The goal of gathering database statistics is to provide information to the optimizer so that it can make more accurate row count estimates. Useful statistics include row counts for tables, distinct and null value counts for columns, and histograms for understanding the distribution of values. This information feeds into the cost model and helps decide questions of join type, join ordering, index selection, and more.
(Re)birth of an optimizer
CockroachDB started with a simple heuristic optimizer that grew more complicated over time, as optimizers tend to do. By our 2.0 release, we had started running into limitations of the heuristic design that we could not easily circumvent. Carefully-tuned heuristic rules were beginning to conflict with one another, with no clear way to decide between them. A simple heuristic like:
“use hash join when an equality condition is present”
“use hash join when an equality condition is present, unless both inputs are sorted on the join key, in which case use a merge join”
near the end, we contemplated heuristics like:
“use hash join when an equality condition is present, unless both inputs are sorted on the join key, in which case use a merge join; that is, except if one join input has a small number of rows and there’s an index available for the other input, in which case use a lookup join”
Every new heuristic rule we added had to be examined with respect to every heuristic rule already in place, to make sure that they played nicely with one another. And while even cost-based optimizers sometimes behave like a delicately balanced Jenga tower, heuristic optimizers fall over at much lower heights.
By the last half of 2017, momentum was growing within Cockroach Labs to replace the heuristic optimizer that was showing its age. Peter Mattis, one of our co-founders, arranged to have an outside expert on database optimizers run a months-long bootcamp, with the goal of teaching our developers how state-of-the-art optimizers work, complete with homework assignments to read seminal papers on the subject. In order to kickstart discussion and momentum, Peter created a cost-based optimizer prototype called “opttoy”, that demonstrated some of the important concepts, and informed the production work that followed.
By the time I joined the company in early 2018, the company had come to the collective decision that it was now time to take the next step forward. Given my background and interest in the subject, I was tasked with leading a small (but highly motivated) team to build a cost-based optimizer from scratch. After 9 months of intense effort, our team is releasing the first version of the new optimizer as part of the CockroachDB 2.1 release. While there’s still much more we can (and will) do, this first release represents an important step forward. Here are a couple of important new capabilities that the 2.1 cost-based optimizer supports:
- Correlated subqueries - these are queries that contain an inner subquery that references a column from an outer query, such as in this example:
SELECT * FROM customers c WHERE EXISTS ( SELECT * FROM orders o WHERE o.cust_id = c.id )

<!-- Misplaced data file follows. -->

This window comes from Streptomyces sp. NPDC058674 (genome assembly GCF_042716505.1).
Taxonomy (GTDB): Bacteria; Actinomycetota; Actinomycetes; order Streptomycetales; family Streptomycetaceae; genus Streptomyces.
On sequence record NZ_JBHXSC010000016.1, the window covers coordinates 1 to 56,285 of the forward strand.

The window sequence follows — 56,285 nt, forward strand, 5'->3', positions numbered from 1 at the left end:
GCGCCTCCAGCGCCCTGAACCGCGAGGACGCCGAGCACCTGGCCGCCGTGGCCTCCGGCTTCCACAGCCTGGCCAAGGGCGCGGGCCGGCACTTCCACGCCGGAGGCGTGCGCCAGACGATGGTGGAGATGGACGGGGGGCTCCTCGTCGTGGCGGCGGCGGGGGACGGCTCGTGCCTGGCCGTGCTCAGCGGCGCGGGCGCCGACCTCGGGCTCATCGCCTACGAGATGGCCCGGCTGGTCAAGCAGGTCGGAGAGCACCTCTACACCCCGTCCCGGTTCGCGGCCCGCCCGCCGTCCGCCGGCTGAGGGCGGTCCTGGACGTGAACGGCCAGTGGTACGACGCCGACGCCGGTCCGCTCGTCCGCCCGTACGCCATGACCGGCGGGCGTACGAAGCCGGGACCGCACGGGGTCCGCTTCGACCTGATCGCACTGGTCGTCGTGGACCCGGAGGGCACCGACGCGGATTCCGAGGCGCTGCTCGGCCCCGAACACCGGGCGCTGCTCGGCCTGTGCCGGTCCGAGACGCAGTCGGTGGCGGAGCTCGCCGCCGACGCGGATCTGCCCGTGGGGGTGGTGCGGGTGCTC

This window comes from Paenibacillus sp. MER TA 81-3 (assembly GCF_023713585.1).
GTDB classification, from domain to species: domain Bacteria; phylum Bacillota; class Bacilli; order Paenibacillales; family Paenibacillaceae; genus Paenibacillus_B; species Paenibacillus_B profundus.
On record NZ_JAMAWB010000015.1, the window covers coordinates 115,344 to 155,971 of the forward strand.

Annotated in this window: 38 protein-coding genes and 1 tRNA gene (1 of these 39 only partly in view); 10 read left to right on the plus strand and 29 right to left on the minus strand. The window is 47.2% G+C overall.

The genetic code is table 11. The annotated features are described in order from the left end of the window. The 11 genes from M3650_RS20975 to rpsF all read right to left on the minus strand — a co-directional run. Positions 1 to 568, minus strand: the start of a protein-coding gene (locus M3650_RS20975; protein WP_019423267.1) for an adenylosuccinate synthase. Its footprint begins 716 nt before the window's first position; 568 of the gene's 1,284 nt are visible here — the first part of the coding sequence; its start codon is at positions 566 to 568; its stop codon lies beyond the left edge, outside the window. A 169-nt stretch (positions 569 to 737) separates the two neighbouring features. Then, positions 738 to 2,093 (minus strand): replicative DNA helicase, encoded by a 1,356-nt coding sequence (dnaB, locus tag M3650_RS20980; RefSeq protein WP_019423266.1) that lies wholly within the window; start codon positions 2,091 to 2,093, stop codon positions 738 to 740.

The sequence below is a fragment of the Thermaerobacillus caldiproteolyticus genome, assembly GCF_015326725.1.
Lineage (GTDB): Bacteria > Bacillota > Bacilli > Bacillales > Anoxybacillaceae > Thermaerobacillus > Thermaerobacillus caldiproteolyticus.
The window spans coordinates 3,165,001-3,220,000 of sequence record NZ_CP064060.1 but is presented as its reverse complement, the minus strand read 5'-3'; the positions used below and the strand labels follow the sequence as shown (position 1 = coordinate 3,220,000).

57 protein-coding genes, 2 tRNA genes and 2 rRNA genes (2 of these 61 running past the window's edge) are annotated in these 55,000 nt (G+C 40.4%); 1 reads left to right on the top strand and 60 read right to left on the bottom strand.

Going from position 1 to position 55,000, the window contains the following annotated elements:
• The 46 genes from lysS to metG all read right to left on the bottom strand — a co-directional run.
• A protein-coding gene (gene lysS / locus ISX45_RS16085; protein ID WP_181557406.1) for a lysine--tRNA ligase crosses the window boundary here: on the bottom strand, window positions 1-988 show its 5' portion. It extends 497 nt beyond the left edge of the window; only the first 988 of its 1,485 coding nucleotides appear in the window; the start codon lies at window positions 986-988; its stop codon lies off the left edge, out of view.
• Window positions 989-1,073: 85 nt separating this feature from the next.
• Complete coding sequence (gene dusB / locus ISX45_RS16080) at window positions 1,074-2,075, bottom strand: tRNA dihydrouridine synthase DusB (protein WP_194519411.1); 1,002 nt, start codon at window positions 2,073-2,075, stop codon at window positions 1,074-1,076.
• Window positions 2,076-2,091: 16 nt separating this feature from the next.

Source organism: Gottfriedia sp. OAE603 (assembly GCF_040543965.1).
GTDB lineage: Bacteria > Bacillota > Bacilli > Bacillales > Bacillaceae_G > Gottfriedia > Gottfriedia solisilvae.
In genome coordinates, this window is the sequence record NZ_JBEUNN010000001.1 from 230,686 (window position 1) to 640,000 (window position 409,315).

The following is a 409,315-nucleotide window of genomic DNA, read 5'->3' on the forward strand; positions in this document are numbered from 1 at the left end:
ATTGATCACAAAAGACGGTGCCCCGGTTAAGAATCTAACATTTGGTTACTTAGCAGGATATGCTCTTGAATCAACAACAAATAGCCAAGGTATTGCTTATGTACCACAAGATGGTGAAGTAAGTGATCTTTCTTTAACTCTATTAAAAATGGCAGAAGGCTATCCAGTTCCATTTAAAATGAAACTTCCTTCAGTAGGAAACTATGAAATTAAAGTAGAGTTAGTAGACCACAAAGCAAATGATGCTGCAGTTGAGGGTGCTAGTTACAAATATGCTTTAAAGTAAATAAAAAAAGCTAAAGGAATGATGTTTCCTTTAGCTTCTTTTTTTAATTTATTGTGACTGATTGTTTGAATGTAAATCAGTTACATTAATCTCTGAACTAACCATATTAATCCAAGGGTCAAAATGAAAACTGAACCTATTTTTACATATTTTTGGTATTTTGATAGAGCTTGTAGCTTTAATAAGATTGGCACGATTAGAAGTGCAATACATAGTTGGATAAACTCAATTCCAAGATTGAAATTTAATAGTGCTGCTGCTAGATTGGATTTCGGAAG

Optimizing correlated subqueries is another blog post all on its own, which I hope to cover in the future.
- Automatic planning of lookup joins: When deciding how to execute a join, the optimizer now considers lookup joins, in addition to merge and hash joins. Lookup joins are important for fast execution of equality joins, where one input has a small number of rows and the other has an index on the equality condition:
SELECT COUNT(*) FROM customers c, orders o WHERE c.id=o.cust_id AND c.zip='12345' AND c.name='John Doe'
Here, the optimizer would consider a plan that first finds customers named “John Doe” who live in zip code “12345” (likely to be a small number of rows), and then probes into the orders table to count rows.
Under the Hood
As promised, I want to give you a quick peek under the hood of the new optimizer. To start, it’s useful to think of a query plan as a tree, with each node in the tree representing a step in the execution plan. In fact, that’s how the SQL EXPLAIN statement shows an execution plan:
group | | │ | aggregate 0 | count_rows() │ | scalar | └── render | | └── filter | | │ | filter | ((id = cust_id) AND │ | | (zip = '12345')) AND │ | | (name = 'John Doe') └── join | | │ | type | cross ├── scan | | │ | table | customers@primary │ | spans | ALL └── scan | | | table | orders@primary | spans | ALL
This output shows how the unoptimized plan would execute: first compute a full cross-product of the customers and orders tables, then filter the resulting rows based on the
WHERE conditions, and finally compute the
count_rows aggregate. But that would be a terrible plan! If there were 10,000 customers and 100,000 orders, then the cross-product would generate 1 billion rows, almost all of which would simply be filtered away. What a waste.
Here’s where the optimizer proves its worth. Its job is to transform that starting plan tree into a series of logically equivalent plan trees, and then pick the tree that has the lowest cost. So what does “logically equivalent” mean? Two plan trees are logically equivalent if they both return the same data when executed (though rows can be ordered differently if there is no